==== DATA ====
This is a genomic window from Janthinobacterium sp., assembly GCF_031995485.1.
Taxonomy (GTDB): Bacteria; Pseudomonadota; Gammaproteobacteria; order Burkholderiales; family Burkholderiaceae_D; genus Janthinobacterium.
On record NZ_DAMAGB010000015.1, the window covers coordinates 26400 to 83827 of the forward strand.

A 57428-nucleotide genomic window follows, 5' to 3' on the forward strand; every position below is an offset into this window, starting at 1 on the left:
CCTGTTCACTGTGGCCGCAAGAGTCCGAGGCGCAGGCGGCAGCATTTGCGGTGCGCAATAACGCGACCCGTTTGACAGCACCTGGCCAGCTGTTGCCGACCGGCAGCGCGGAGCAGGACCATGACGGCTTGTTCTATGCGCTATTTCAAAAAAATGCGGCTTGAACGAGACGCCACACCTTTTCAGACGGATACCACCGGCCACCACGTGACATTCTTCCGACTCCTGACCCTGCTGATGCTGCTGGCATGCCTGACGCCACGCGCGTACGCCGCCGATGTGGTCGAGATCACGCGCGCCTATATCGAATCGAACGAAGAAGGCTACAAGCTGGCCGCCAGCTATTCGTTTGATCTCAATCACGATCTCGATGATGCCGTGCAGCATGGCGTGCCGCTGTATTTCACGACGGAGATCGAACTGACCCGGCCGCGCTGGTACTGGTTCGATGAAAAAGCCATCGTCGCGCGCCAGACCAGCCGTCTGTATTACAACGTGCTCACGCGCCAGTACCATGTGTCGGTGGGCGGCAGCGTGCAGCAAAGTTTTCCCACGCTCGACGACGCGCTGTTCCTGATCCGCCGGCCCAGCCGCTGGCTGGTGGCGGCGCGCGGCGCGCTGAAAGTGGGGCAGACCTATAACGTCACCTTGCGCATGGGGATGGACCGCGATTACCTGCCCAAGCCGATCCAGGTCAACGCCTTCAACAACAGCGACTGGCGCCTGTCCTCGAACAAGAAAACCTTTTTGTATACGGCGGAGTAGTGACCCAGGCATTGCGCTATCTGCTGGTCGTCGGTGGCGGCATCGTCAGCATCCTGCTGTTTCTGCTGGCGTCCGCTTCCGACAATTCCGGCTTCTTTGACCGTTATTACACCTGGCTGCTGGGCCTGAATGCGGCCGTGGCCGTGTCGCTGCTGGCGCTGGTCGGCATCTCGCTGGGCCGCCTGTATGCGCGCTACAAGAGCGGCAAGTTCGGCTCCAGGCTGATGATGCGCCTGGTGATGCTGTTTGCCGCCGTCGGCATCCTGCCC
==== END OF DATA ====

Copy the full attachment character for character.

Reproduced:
This is a genomic window from Janthinobacterium sp., assembly GCF_031995485.1.
Taxonomy (GTDB): Bacteria; Pseudomonadota; Gammaproteobacteria; order Burkholderiales; family Burkholderiaceae_D; genus Janthinobacterium.
On record NZ_DAMAGB010000015.1, the window covers coordinates 26400 to 83827 of the forward strand.

A 57428-nucleotide genomic window follows, 5' to 3' on the forward strand; every position below is an offset into this window, starting at 1 on the left:
CCTGTTCACTGTGGCCGCAAGAGTCCGAGGCGCAGGCGGCAGCATTTGCGGTGCGCAATAACGCGACCCGTTTGACAGCACCTGGCCAGCTGTTGCCGACCGGCAGCGCGGAGCAGGACCATGACGGCTTGTTCTATGCGCTATTTCAAAAAAATGCGGCTTGAACGAGACGCCACACCTTTTCAGACGGATACCACCGGCCACCACGTGACATTCTTCCGACTCCTGACCCTGCTGATGCTGCTGGCATGCCTGACGCCACGCGCGTACGCCGCCGATGTGGTCGAGATCACGCGCGCCTATATCGAATCGAACGAAGAAGGCTACAAGCTGGCCGCCAGCTATTCGTTTGATCTCAATCACGATCTCGATGATGCCGTGCAGCATGGCGTGCCGCTGTATTTCACGACGGAGATCGAACTGACCCGGCCGCGCTGGTACTGGTTCGATGAAAAAGCCATCGTCGCGCGCCAGACCAGCCGTCTGTATTACAACGTGCTCACGCGCCAGTACCATGTGTCGGTGGGCGGCAGCGTGCAGCAAAGTTTTCCCACGCTCGACGACGCGCTGTTCCTGATCCGCCGGCCCAGCCGCTGGCTGGTGGCGGCGCGCGGCGCGCTGAAAGTGGGGCAGACCTATAACGTCACCTTGCGCATGGGGATGGACCGCGATTACCTGCCCAAGCCGATCCAGGTCAACGCCTTCAACAACAGCGACTGGCGCCTGTCCTCGAACAAGAAAACCTTTTTGTATACGGCGGAGTAGTGACCCAGGCATTGCGCTATCTGCTGGTCGTCGGTGGCGGCATCGTCAGCATCCTGCTGTTTCTGCTGGCGTCCGCTTCCGACAATTCCGGCTTCTTTGACCGTTATTACACCTGGCTGCTGGGCCTGAATGCGGCCGTGGCCGTGTCGCTGCTGGCGCTGGTCGGCATCTCGCTGGGCCGCCTGTATGCGCGCTACAAGAGCGGCAAGTTCGGCTCCAGGCTGATGATGCGCCTGGTGATGCTGTTTGCCGCCGTCGGCATCCTGCCC